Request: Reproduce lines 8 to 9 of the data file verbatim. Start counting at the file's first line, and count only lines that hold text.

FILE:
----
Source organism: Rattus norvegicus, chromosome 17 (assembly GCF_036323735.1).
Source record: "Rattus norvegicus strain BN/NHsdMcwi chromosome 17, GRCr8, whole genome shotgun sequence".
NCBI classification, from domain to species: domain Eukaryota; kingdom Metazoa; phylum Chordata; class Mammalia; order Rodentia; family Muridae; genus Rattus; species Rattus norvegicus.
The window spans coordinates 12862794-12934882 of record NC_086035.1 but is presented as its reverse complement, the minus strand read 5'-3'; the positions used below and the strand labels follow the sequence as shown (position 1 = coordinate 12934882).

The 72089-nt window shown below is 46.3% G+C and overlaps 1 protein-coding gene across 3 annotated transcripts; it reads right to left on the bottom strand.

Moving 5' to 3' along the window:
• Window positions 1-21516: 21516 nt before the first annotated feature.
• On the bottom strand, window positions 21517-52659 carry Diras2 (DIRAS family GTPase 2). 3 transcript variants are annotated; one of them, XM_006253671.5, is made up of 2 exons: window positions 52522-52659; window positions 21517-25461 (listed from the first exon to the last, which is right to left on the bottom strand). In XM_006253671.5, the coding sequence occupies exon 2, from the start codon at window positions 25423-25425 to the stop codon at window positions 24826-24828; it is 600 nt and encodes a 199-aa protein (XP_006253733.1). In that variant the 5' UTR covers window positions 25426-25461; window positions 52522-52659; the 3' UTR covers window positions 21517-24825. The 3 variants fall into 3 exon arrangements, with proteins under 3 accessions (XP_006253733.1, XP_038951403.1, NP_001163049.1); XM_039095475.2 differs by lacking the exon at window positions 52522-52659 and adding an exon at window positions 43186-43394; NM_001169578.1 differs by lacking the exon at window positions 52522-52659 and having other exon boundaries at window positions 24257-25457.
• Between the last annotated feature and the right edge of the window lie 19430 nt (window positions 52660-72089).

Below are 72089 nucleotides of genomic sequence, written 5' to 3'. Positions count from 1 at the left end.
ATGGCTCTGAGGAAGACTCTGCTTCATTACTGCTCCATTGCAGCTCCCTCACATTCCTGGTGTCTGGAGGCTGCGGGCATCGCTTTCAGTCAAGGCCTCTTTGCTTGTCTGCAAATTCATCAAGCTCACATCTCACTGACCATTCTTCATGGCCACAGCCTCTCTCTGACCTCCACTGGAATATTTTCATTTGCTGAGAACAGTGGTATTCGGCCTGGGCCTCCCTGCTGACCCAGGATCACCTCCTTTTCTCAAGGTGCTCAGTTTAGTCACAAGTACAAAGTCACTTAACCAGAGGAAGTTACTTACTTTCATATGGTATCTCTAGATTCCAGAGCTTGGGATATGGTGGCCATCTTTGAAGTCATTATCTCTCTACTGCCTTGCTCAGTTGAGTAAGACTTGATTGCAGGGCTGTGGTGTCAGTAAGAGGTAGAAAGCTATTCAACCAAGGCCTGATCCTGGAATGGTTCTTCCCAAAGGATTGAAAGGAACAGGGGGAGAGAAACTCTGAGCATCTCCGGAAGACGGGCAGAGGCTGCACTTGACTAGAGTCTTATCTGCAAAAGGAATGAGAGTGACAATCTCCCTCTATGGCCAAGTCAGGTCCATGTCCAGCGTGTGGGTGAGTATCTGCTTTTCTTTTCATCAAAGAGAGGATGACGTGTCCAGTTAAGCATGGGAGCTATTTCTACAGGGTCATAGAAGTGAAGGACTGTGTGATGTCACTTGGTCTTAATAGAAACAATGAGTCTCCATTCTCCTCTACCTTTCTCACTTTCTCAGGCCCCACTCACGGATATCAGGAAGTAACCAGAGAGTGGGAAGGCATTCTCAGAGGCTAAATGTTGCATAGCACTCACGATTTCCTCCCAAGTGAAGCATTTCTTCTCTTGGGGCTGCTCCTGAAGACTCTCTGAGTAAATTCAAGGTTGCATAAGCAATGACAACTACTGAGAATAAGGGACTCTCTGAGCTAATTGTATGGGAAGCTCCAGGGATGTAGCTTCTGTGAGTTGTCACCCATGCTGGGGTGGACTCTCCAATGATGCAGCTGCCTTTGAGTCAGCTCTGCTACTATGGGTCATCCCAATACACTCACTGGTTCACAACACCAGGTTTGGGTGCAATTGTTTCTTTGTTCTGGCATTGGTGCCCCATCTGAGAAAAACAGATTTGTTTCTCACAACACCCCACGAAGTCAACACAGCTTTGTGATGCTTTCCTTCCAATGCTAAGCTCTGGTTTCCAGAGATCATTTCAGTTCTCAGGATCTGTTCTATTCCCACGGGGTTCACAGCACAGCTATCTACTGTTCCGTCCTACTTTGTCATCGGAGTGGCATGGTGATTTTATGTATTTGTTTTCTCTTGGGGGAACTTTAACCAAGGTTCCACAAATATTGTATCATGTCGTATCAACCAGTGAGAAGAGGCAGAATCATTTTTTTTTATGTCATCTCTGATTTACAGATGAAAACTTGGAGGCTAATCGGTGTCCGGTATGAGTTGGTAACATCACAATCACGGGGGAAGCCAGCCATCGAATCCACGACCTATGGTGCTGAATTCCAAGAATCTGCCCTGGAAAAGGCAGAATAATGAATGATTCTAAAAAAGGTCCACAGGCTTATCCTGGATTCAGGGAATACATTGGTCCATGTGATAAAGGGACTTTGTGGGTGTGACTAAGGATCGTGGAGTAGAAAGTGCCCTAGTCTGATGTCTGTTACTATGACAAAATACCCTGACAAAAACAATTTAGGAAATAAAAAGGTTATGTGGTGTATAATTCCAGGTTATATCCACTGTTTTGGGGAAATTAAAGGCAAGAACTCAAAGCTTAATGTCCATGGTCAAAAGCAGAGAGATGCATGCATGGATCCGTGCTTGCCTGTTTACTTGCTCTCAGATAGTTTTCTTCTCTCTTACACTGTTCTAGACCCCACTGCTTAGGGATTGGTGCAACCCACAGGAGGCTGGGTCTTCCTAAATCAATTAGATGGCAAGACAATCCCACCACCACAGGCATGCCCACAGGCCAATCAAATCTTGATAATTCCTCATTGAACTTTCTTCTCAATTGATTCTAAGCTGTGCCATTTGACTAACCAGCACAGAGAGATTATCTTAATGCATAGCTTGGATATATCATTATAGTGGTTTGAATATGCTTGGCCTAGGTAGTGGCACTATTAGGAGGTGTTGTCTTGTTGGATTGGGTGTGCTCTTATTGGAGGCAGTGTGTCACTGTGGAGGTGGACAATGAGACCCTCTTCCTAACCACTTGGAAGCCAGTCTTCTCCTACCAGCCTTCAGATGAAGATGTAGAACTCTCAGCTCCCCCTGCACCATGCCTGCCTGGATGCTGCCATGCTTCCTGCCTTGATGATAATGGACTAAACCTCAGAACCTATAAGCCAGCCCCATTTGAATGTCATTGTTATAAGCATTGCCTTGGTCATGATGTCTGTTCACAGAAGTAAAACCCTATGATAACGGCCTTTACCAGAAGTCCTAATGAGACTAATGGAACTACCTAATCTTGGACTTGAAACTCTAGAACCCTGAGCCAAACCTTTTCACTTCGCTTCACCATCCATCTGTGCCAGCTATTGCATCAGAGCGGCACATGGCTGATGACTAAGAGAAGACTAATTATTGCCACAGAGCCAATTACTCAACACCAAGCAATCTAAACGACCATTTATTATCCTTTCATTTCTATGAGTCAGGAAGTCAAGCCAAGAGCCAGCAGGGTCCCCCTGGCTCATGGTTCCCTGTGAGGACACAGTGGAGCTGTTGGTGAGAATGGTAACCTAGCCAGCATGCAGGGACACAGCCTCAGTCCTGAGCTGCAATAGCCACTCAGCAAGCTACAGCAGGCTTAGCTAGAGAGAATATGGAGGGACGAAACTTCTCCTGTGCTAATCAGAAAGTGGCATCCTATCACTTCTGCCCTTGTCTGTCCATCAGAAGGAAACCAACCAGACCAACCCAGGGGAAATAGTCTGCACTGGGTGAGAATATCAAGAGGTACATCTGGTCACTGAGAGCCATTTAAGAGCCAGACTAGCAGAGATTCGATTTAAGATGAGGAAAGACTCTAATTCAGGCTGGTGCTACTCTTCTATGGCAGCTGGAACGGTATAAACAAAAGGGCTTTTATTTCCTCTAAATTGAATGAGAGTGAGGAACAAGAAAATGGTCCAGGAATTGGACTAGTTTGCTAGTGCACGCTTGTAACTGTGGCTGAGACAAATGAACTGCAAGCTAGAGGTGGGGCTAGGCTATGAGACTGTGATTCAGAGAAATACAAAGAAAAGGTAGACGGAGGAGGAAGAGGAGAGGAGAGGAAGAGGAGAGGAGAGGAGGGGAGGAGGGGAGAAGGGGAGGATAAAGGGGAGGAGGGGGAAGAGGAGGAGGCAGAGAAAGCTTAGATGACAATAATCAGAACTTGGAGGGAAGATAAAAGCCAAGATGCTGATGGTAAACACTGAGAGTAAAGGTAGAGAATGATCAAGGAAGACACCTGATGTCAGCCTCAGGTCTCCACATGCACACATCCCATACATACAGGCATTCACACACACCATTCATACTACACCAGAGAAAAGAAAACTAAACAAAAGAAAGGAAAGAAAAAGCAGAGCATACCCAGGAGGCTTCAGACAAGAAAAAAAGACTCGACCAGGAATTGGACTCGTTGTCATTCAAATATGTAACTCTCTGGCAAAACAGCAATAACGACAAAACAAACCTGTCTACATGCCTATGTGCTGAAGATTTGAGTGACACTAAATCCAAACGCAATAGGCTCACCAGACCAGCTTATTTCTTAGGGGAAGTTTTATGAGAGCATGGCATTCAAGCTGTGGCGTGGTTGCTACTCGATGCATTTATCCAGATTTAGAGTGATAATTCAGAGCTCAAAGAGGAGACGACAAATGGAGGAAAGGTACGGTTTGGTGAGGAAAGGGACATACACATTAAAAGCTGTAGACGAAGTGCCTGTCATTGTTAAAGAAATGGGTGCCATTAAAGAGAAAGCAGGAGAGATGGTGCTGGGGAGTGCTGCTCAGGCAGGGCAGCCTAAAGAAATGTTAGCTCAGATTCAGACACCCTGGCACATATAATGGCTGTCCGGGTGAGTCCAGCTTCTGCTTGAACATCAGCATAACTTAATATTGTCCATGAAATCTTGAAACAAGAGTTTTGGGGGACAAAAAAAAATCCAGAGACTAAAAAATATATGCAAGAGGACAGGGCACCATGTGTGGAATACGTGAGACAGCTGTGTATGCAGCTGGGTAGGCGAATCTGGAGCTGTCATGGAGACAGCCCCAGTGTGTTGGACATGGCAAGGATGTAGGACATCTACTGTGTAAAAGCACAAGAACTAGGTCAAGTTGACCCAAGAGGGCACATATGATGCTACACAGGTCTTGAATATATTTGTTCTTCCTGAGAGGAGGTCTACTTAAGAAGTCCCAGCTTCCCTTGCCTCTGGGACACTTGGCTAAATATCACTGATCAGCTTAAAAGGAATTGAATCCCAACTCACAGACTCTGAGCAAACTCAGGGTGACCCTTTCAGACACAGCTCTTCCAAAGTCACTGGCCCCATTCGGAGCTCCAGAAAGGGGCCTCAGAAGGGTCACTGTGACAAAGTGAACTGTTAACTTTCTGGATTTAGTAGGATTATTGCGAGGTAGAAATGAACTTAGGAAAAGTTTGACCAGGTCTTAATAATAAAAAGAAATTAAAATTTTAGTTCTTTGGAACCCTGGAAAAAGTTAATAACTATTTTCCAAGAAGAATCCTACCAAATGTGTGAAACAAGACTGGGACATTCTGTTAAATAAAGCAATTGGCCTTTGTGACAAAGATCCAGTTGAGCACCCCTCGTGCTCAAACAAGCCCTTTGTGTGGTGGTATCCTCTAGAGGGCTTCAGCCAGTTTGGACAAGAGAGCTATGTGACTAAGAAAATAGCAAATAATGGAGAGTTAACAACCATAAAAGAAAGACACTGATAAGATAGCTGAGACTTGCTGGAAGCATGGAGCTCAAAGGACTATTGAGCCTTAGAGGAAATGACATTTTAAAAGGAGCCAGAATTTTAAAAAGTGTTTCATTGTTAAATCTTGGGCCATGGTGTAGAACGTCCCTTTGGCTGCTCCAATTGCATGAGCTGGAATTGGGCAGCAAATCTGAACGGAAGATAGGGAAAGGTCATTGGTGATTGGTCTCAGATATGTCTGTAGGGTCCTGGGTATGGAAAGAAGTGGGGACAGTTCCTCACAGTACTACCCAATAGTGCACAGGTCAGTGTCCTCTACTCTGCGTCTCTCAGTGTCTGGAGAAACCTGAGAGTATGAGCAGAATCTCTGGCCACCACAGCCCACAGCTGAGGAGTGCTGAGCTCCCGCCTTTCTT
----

• On the bottom strand, window positions 21517-52659 carry Diras2 (DIRAS family GTPase 2). 3 transcript variants are annotated; one of them, XM_006253671.5, is made up of 2 exons: window positions 52522-52659; window positions 21517-25461 (listed from the first exon to the last, which is right to left on the bottom strand). In XM_006253671.5, the coding sequence occupies exon 2, from the start codon at window positions 25423-25425 to the stop codon at window positions 24826-24828; it is 600 nt and encodes a 199-aa protein (XP_006253733.1). In that variant the 5' UTR covers window positions 25426-25461; window positions 52522-52659; the 3' UTR covers window positions 21517-24825. The 3 variants fall into 3 exon arrangements, with proteins under 3 accessions (XP_006253733.1, XP_038951403.1, NP_001163049.1); XM_039095475.2 differs by lacking the exon at window positions 52522-52659 and adding an exon at window positions 43186-43394; NM_001169578.1 differs by lacking the exon at window positions 52522-52659 and having other exon boundaries at window positions 24257-25457.
• Between the last annotated feature and the right edge of the window lie 19430 nt (window positions 52660-72089).